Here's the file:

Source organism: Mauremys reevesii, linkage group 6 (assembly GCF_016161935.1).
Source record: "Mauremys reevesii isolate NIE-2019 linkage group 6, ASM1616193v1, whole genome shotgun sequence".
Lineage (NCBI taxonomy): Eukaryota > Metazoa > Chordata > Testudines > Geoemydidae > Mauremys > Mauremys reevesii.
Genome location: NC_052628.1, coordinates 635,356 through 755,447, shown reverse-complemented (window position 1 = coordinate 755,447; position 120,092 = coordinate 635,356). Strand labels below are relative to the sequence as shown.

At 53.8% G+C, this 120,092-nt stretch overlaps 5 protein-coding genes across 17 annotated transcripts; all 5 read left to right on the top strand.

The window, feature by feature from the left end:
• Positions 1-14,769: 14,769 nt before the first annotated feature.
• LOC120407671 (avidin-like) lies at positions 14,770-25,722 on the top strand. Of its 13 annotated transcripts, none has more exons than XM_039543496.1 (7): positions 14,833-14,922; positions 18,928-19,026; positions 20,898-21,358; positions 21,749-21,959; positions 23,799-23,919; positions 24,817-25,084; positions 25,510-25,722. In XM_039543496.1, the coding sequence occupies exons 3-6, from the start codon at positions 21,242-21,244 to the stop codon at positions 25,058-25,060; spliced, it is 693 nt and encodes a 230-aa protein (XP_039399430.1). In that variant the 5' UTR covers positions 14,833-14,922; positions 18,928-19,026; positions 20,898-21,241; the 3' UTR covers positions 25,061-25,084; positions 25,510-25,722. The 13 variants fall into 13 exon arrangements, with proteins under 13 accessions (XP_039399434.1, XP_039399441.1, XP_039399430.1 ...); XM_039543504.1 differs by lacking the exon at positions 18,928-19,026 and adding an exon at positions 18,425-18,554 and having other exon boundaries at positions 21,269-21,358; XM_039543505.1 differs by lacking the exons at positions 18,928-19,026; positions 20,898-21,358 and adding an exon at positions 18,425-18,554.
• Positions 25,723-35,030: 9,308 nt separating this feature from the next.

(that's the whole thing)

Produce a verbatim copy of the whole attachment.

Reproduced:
Source organism: Mauremys reevesii, linkage group 6 (assembly GCF_016161935.1).
Source record: "Mauremys reevesii isolate NIE-2019 linkage group 6, ASM1616193v1, whole genome shotgun sequence".
Lineage (NCBI taxonomy): Eukaryota > Metazoa > Chordata > Testudines > Geoemydidae > Mauremys > Mauremys reevesii.
Genome location: NC_052628.1, coordinates 635,356 through 755,447, shown reverse-complemented (window position 1 = coordinate 755,447; position 120,092 = coordinate 635,356). Strand labels below are relative to the sequence as shown.

At 53.8% G+C, this 120,092-nt stretch overlaps 5 protein-coding genes across 17 annotated transcripts; all 5 read left to right on the top strand.

The window, feature by feature from the left end:
• Positions 1-14,769: 14,769 nt before the first annotated feature.
• LOC120407671 (avidin-like) lies at positions 14,770-25,722 on the top strand. Of its 13 annotated transcripts, none has more exons than XM_039543496.1 (7): positions 14,833-14,922; positions 18,928-19,026; positions 20,898-21,358; positions 21,749-21,959; positions 23,799-23,919; positions 24,817-25,084; positions 25,510-25,722. In XM_039543496.1, the coding sequence occupies exons 3-6, from the start codon at positions 21,242-21,244 to the stop codon at positions 25,058-25,060; spliced, it is 693 nt and encodes a 230-aa protein (XP_039399430.1). In that variant the 5' UTR covers positions 14,833-14,922; positions 18,928-19,026; positions 20,898-21,241; the 3' UTR covers positions 25,061-25,084; positions 25,510-25,722. The 13 variants fall into 13 exon arrangements, with proteins under 13 accessions (XP_039399434.1, XP_039399441.1, XP_039399430.1 ...); XM_039543504.1 differs by lacking the exon at positions 18,928-19,026 and adding an exon at positions 18,425-18,554 and having other exon boundaries at positions 21,269-21,358; XM_039543505.1 differs by lacking the exons at positions 18,928-19,026; positions 20,898-21,358 and adding an exon at positions 18,425-18,554.
• Positions 25,723-35,030: 9,308 nt separating this feature from the next.